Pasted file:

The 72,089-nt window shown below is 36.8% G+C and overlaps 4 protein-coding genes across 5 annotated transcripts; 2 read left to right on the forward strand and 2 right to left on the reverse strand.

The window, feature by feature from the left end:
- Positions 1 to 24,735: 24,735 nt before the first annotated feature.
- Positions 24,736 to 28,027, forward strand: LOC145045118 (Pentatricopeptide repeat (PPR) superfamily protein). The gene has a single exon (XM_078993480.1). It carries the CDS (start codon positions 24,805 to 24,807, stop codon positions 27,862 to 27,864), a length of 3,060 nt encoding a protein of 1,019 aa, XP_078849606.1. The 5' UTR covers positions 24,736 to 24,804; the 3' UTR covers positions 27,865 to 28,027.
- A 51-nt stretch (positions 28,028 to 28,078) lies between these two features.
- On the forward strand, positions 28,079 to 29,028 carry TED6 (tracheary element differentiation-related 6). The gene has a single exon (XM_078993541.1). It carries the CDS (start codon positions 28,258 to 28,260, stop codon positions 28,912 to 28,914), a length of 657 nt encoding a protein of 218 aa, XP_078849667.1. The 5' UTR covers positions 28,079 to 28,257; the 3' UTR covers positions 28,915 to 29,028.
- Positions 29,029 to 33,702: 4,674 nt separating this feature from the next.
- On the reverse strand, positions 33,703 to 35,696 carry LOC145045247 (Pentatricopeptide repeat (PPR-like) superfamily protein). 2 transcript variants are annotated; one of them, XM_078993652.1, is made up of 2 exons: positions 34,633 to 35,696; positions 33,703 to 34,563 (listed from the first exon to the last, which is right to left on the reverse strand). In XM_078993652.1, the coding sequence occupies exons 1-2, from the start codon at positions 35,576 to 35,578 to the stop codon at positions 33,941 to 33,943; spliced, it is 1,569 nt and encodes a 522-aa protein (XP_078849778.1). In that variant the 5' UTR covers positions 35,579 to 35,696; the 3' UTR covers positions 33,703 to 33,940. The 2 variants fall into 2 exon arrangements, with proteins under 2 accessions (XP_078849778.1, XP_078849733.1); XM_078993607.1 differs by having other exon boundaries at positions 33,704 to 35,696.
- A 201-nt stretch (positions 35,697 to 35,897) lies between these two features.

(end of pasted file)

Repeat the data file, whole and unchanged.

The 72,089-nt window shown below is 36.8% G+C and overlaps 4 protein-coding genes across 5 annotated transcripts; 2 read left to right on the forward strand and 2 right to left on the reverse strand.

The window, feature by feature from the left end:
- Positions 1 to 24,735: 24,735 nt before the first annotated feature.
- Positions 24,736 to 28,027, forward strand: LOC145045118 (Pentatricopeptide repeat (PPR) superfamily protein). The gene has a single exon (XM_078993480.1). It carries the CDS (start codon positions 24,805 to 24,807, stop codon positions 27,862 to 27,864), a length of 3,060 nt encoding a protein of 1,019 aa, XP_078849606.1. The 5' UTR covers positions 24,736 to 24,804; the 3' UTR covers positions 27,865 to 28,027.
- A 51-nt stretch (positions 28,028 to 28,078) lies between these two features.
- On the forward strand, positions 28,079 to 29,028 carry TED6 (tracheary element differentiation-related 6). The gene has a single exon (XM_078993541.1). It carries the CDS (start codon positions 28,258 to 28,260, stop codon positions 28,912 to 28,914), a length of 657 nt encoding a protein of 218 aa, XP_078849667.1. The 5' UTR covers positions 28,079 to 28,257; the 3' UTR covers positions 28,915 to 29,028.
- Positions 29,029 to 33,702: 4,674 nt separating this feature from the next.
- On the reverse strand, positions 33,703 to 35,696 carry LOC145045247 (Pentatricopeptide repeat (PPR-like) superfamily protein). 2 transcript variants are annotated; one of them, XM_078993652.1, is made up of 2 exons: positions 34,633 to 35,696; positions 33,703 to 34,563 (listed from the first exon to the last, which is right to left on the reverse strand). In XM_078993652.1, the coding sequence occupies exons 1-2, from the start codon at positions 35,576 to 35,578 to the stop codon at positions 33,941 to 33,943; spliced, it is 1,569 nt and encodes a 522-aa protein (XP_078849778.1). In that variant the 5' UTR covers positions 35,579 to 35,696; the 3' UTR covers positions 33,703 to 33,940. The 2 variants fall into 2 exon arrangements, with proteins under 2 accessions (XP_078849778.1, XP_078849733.1); XM_078993607.1 differs by having other exon boundaries at positions 33,704 to 35,696.
- A 201-nt stretch (positions 35,697 to 35,897) lies between these two features.